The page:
Making Mongolia’s Cities Resilient and Sustainable: Speech by Beate Trankmann, UN Resident Coordinator and UNDP Representative

Oct 10, 2016

Speech at the MOU signing ceremony – 10 Oct 2016

Making Mongolia’s Cities Resilient and Sustainable

By Beate Trankmann, UN Resident Coordinator and UNDP Representative

Your Excellency Mr. Khurelsukh, Deputy Prime Minister of Mongolia

  • Esteemed Mr. Sundui Batbold, Mayor of Ulaanbaatar City and Governor of UB City Municipality,
  • Mr. S.Nasanbat, Mayor of Darkhan
  • Mr. D. Batlut, Mayor of Erdenet
  • Mr. Sanjava Bhatia, Director of the North-East Asia Global Education and Training Institute of UNISDR

Thank you for inviting me to speak at this important forum.

Mongolia is a nation of nomads. Yet, it is now more urbanized than many parts of Asia. More than two-thirds of Mongolians live in cities. The biggest being Ulaanbaatar, Darkhan and Erdenet. Close to half of the country’s entire population lives in a single city: Ulaanbaatar.

Cities are centres for ideas, education, political power, technology, social services, culture, finance and jobs. They play a critical role in human development. Indeed, very few countries have reached high levels of human development without high levels of urbanization.

But, cities can also hold us back. Unplanned growth in the capital has contributed to higher unemployment, traffic bottlenecks and unsafe housing. More than 60 percent of Ulaanbaatar’s population lives in the peri-urban ger districts. They lack running water, drains, sanitation, electricity, roads, transport, health clinics and schools. They also lack central heating during winter – in the world’s coldest capital.

The result is etched across our skies. It is estimated that 80 percent of Ulaanbaatar’s air pollution comes from household stoves in gers.[1] Great strides have been made to reduce this by 40 percent since 2009 through clean stoves. But safe air is a long way off. In the ger districts, air pollution averages 40 times the World Health Organization’s safe limit  – surpassing Beijing and Dehli.[2]  That significantly raises the risk of heart and lung diseases for urban dwellers.

Ger districts are also often built on, or along, sites that are vulnerable to natural disasters. We all know that Ulaanbaatar is prone to earthquakes. With climate change causing more unpredictable weather, these areas are also more prone to flooding and landslides when it rains.

We need to plan for cities that are liveable, safe, healthy, sustainable, and promote human development for all who live in them.

We need more affordable housing, so the poorest families have options outside the ger districts. We need to reduce air pollution by improving energy efficiency, finding alternative renewable sources of energy generation and by reducing emission from vehicles and public transport. And we must invest in disaster preparedness and risk reduction.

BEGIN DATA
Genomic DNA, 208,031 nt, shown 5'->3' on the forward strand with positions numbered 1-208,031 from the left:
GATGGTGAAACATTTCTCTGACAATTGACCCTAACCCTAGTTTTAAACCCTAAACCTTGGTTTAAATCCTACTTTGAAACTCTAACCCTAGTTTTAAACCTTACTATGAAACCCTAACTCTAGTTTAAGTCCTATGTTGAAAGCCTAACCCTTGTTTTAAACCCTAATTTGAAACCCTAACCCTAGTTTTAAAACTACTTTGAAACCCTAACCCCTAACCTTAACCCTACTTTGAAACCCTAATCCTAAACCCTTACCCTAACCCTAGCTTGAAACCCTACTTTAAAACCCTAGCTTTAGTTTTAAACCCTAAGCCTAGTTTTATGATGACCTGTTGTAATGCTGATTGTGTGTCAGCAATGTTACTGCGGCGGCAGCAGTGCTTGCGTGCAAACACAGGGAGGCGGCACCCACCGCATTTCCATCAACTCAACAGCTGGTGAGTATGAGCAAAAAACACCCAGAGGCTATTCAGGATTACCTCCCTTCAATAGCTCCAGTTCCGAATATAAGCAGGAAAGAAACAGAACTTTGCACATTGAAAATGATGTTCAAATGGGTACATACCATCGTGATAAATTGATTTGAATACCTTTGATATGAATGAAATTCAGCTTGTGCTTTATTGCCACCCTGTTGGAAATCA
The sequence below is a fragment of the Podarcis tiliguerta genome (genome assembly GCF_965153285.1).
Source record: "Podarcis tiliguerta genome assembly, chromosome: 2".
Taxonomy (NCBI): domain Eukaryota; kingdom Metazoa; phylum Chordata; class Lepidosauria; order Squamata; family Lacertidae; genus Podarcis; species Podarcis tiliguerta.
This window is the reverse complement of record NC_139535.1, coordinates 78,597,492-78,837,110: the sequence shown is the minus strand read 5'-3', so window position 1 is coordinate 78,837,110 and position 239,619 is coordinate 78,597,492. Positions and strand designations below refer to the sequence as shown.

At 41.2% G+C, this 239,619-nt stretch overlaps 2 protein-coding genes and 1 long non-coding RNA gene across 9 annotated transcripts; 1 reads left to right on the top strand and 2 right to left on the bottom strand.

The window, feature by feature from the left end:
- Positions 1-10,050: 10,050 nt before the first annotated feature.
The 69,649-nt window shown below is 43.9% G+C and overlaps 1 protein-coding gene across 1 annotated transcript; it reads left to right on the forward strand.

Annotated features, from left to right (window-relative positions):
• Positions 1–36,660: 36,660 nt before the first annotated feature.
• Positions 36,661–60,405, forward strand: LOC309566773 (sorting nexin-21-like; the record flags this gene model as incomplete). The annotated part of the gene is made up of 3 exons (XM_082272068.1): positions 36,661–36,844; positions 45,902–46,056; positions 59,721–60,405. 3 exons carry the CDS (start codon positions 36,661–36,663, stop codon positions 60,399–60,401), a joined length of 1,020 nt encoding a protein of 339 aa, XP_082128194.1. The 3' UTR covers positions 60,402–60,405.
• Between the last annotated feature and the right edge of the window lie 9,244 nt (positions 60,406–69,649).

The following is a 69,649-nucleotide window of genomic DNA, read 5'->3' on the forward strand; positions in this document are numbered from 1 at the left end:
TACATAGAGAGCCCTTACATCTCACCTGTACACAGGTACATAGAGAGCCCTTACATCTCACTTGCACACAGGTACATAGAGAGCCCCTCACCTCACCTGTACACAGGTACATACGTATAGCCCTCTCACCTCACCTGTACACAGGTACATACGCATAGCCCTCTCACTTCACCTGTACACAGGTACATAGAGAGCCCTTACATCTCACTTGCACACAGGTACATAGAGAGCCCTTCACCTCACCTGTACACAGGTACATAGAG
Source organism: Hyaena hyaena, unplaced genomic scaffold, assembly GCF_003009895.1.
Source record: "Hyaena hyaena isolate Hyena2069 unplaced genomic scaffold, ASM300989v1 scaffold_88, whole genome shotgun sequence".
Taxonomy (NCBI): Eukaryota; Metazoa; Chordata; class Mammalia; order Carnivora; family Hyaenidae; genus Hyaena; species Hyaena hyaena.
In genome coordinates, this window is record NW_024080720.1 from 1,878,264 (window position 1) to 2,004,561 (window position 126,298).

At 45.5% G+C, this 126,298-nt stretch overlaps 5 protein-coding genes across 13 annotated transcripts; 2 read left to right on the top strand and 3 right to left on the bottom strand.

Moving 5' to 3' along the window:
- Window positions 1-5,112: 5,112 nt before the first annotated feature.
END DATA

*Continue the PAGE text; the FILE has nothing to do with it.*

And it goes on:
Every disaster reverses development gains and absorbs resources that could have otherwise gone into reducing poverty. Every dollar spent on reducing people's vulnerability to disasters saves around four dollars in post-disaster recovery. Investing in prevention boosts the resilience of countries and cities to future disasters. It also protects economic growth and other achievements from being lost.

I am happy that today three major cities of Mongolia are joining UNISDR’s campaign “Making Cities Resilient”. We have learned that development cannot be sustainable if it is not risk informed. UNISDR’s initiative will help Mongolia’s cities design holistic approaches to urban planning and development that take into account threats and disaster risk reduction to make development in cities more sustainable. The themes of the UNISDR campaign Know more, Invest wiser, and Build Safer point the way for this.

In line with the Sendai Framework, the UN family in Mongolia will continue to strengthen emergency preparedness and response capacities at national and local levels. Mainstreaming disaster risk reduction and promoting sustainable environmental management, to reduce the threat and costs of future disasters, will be a key element of our efforts.

Ladies and gentlemen,

Without cities addressing the development challenges they face today, achieving the SDGs – the global agenda to end poverty, reduce inequality and protect our planet – will not be possible. That is why the 17 SDGs include a specific goal on cities – Goal number 11 – to make cities more inclusive, safe and resilient.

Our new five year UN Development Assistance Framework focuses on supporting Mongolia in the implementation of the SDGs as well as Mongolia’s Sustainable Development Vision 2030, which translates the global goals into national context. In the urban context, a first step has been made with UB City partnering with UNDP to align the city’s development plan with the SDV 2030.

The UN stands ready to work with UB city and other municipal partners to design concrete solutions for people-centered, environmentally friendly, urban development to enable a fair and sustainable Mongolia, for all its’ people.

Thank you.

[1] Dr. Lodoysamba Sereeter, a senior researcher at the German-Mongolian Institute for Resources and Technology (GMIT)

[2] Ibid

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